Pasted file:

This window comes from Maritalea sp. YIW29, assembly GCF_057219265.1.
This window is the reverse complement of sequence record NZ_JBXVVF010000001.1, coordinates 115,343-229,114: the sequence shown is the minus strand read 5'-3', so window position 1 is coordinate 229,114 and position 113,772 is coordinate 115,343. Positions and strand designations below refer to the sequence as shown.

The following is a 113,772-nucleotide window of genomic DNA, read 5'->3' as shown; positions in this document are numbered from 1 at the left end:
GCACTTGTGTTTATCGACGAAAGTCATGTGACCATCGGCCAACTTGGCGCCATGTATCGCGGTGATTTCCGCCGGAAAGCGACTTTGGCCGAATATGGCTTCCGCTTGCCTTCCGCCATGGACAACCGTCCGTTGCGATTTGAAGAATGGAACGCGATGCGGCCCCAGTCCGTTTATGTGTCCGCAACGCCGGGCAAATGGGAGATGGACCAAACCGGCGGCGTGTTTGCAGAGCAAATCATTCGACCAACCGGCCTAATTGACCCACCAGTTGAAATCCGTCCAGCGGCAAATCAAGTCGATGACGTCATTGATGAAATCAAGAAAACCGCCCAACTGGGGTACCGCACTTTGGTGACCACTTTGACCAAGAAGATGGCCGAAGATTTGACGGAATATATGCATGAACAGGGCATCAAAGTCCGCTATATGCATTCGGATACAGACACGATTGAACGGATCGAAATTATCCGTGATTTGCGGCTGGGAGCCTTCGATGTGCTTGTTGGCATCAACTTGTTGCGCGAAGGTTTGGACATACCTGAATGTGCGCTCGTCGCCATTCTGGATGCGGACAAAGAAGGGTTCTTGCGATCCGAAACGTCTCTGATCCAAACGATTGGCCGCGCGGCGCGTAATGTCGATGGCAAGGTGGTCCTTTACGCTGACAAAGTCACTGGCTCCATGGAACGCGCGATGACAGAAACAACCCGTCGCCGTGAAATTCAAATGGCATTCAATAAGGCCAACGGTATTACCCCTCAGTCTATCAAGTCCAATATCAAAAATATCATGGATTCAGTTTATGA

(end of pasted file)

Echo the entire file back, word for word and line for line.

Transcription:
This window comes from Maritalea sp. YIW29, assembly GCF_057219265.1.
This window is the reverse complement of sequence record NZ_JBXVVF010000001.1, coordinates 115,343-229,114: the sequence shown is the minus strand read 5'-3', so window position 1 is coordinate 229,114 and position 113,772 is coordinate 115,343. Positions and strand designations below refer to the sequence as shown.

The following is a 113,772-nucleotide window of genomic DNA, read 5'->3' as shown; positions in this document are numbered from 1 at the left end:
GCACTTGTGTTTATCGACGAAAGTCATGTGACCATCGGCCAACTTGGCGCCATGTATCGCGGTGATTTCCGCCGGAAAGCGACTTTGGCCGAATATGGCTTCCGCTTGCCTTCCGCCATGGACAACCGTCCGTTGCGATTTGAAGAATGGAACGCGATGCGGCCCCAGTCCGTTTATGTGTCCGCAACGCCGGGCAAATGGGAGATGGACCAAACCGGCGGCGTGTTTGCAGAGCAAATCATTCGACCAACCGGCCTAATTGACCCACCAGTTGAAATCCGTCCAGCGGCAAATCAAGTCGATGACGTCATTGATGAAATCAAGAAAACCGCCCAACTGGGGTACCGCACTTTGGTGACCACTTTGACCAAGAAGATGGCCGAAGATTTGACGGAATATATGCATGAACAGGGCATCAAAGTCCGCTATATGCATTCGGATACAGACACGATTGAACGGATCGAAATTATCCGTGATTTGCGGCTGGGAGCCTTCGATGTGCTTGTTGGCATCAACTTGTTGCGCGAAGGTTTGGACATACCTGAATGTGCGCTCGTCGCCATTCTGGATGCGGACAAAGAAGGGTTCTTGCGATCCGAAACGTCTCTGATCCAAACGATTGGCCGCGCGGCGCGTAATGTCGATGGCAAGGTGGTCCTTTACGCTGACAAAGTCACTGGCTCCATGGAACGCGCGATGACAGAAACAACCCGTCGCCGTGAAATTCAAATGGCATTCAATAAGGCCAACGGTATTACCCCTCAGTCTATCAAGTCCAATATCAAAAATATCATGGATTCAGTTTATGA